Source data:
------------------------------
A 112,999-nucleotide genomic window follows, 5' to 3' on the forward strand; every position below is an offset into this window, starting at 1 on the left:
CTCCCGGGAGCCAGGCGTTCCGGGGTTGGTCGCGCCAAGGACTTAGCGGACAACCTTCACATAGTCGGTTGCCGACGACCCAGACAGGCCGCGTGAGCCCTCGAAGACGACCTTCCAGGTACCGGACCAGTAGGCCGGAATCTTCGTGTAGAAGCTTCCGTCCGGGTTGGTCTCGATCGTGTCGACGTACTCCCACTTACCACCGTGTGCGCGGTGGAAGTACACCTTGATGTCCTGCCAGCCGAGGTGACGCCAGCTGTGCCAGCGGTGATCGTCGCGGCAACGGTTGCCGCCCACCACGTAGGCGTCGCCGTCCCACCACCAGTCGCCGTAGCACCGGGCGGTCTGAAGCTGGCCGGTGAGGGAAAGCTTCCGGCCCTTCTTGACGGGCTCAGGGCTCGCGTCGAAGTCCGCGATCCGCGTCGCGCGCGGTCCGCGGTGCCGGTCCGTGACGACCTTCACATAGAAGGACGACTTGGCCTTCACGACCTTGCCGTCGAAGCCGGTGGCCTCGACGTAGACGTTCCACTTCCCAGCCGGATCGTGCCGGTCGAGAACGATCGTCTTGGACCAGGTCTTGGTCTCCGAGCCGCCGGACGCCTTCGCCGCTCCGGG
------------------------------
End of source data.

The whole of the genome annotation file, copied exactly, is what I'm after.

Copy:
A 112,999-nucleotide genomic window follows, 5' to 3' on the forward strand; every position below is an offset into this window, starting at 1 on the left:
CTCCCGGGAGCCAGGCGTTCCGGGGTTGGTCGCGCCAAGGACTTAGCGGACAACCTTCACATAGTCGGTTGCCGACGACCCAGACAGGCCGCGTGAGCCCTCGAAGACGACCTTCCAGGTACCGGACCAGTAGGCCGGAATCTTCGTGTAGAAGCTTCCGTCCGGGTTGGTCTCGATCGTGTCGACGTACTCCCACTTACCACCGTGTGCGCGGTGGAAGTACACCTTGATGTCCTGCCAGCCGAGGTGACGCCAGCTGTGCCAGCGGTGATCGTCGCGGCAACGGTTGCCGCCCACCACGTAGGCGTCGCCGTCCCACCACCAGTCGCCGTAGCACCGGGCGGTCTGAAGCTGGCCGGTGAGGGAAAGCTTCCGGCCCTTCTTGACGGGCTCAGGGCTCGCGTCGAAGTCCGCGATCCGCGTCGCGCGCGGTCCGCGGTGCCGGTCCGTGACGACCTTCACATAGAAGGACGACTTGGCCTTCACGACCTTGCCGTCGAAGCCGGTGGCCTCGACGTAGACGTTCCACTTCCCAGCCGGATCGTGCCGGTCGAGAACGATCGTCTTGGACCAGGTCTTGGTCTCCGAGCCGCCGGACGCCTTCGCCGCTCCGGG